Comment sought on plan update for marine sanctuary

PORT ANGELES — National Oceanic and Atmospheric Administration officials are seeking public comment on updating the resource management plan for the Olympic Coast National Marine Sanctuary.

Written comments can be sent either online at using docket number NOAA-NOS-NOAA-NOS-2023-0003, or to NOAA Olympic Coast National Marine Sanctuary, 115 E. Railroad Ave., Suite 301, Port Angeles, WA 98362.

Comments will be accepted until April 3.

To learn more about the management plan, see

Five public meetings are planned, three in-person on the North Olympic Peninsula, one in Pacific Beach, and a scoping meeting online.

All begin at 5 p.m. The in-person meetings end at 8 p.m.

The in-person meetings are:

• Feb. 21 — Pacific Beach Elementary School Gym, 11 Fourth St., Pacific Beach.

• Feb. 22 — Rainforest Art Center, 35 N. Forks Ave., Forks.

• Feb. 23 — Makah Community Gym, 1394 Bayvew Ave., Neah Bay.

• Feb. 24 — Peninsula College, 1502 E. Lauridsen Blvd., Port Angeles.

The virtual meeting will be hosted by NOAA on Feb. 27 via GoToMeeting

The Olympic Coast National Marine Sanctuary is the only marine sanctuary in the Pacific Northwest. It provides oceanic and coastal environment important to the survival of several species of fish, birds and marine mammals.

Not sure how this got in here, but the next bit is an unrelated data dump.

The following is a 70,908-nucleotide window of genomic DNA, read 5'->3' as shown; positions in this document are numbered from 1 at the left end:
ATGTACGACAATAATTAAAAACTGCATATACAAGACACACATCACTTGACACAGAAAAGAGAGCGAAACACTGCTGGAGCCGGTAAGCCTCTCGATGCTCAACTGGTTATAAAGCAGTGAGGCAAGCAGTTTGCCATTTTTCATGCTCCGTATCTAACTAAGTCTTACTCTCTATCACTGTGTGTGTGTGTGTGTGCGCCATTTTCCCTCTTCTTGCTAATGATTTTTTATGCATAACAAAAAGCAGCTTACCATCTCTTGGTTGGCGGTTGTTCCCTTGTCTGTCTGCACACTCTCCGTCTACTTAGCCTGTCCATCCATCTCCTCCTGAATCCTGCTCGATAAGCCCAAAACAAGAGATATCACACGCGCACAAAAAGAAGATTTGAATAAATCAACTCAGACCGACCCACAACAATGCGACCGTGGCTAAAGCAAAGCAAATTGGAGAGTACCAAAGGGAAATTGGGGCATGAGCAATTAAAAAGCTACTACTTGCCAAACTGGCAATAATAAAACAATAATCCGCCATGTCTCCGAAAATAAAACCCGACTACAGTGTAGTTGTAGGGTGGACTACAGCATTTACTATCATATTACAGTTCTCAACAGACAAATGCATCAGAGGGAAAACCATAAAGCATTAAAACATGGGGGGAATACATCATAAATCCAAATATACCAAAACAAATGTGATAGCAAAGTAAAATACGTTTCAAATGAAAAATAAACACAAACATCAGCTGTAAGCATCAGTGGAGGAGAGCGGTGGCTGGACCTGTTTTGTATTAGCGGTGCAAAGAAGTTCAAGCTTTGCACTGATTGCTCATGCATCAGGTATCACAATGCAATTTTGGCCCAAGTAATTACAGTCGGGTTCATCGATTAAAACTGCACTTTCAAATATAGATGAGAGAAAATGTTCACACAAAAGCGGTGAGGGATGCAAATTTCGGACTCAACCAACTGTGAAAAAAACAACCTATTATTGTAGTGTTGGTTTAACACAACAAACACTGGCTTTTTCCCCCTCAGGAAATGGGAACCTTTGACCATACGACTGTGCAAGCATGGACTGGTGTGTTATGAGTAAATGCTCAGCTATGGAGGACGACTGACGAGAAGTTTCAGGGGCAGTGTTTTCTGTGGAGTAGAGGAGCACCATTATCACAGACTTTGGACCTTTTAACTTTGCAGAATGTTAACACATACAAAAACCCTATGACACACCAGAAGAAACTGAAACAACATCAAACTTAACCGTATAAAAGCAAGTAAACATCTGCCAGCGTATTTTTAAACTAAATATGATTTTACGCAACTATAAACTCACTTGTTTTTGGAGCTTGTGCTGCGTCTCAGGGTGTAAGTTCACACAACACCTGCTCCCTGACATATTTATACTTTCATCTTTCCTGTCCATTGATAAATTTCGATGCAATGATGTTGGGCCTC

It is also a source of economic, recreational and cultural significance for the surrounding communities like Forks, Neah Bay, Port Angeles and the greater North Olympic Peninsula.

The resource management plan was last updated in 2011 and since then new opportunities, partnerships and technology have emerged along with new resource management issues.

“An evaluation of what has been implemented and what else is needed will allow site managers and partners to address new priorities,” said Jacqueline Laverdure, education and outreach coordinator for the Olympic Coast National Marine Sanctuary.

Some of the new priorities include increased human uses, changing ocean conditions, threats to water quality, impacts on wildlife, and introduced species, she said.

“During the public scoping period, we hope to receive input from sanctuary users, interest groups, government agencies, and other members of the public on these issues and more,” Laverdure said.


Reporter Ken Park can be reached at

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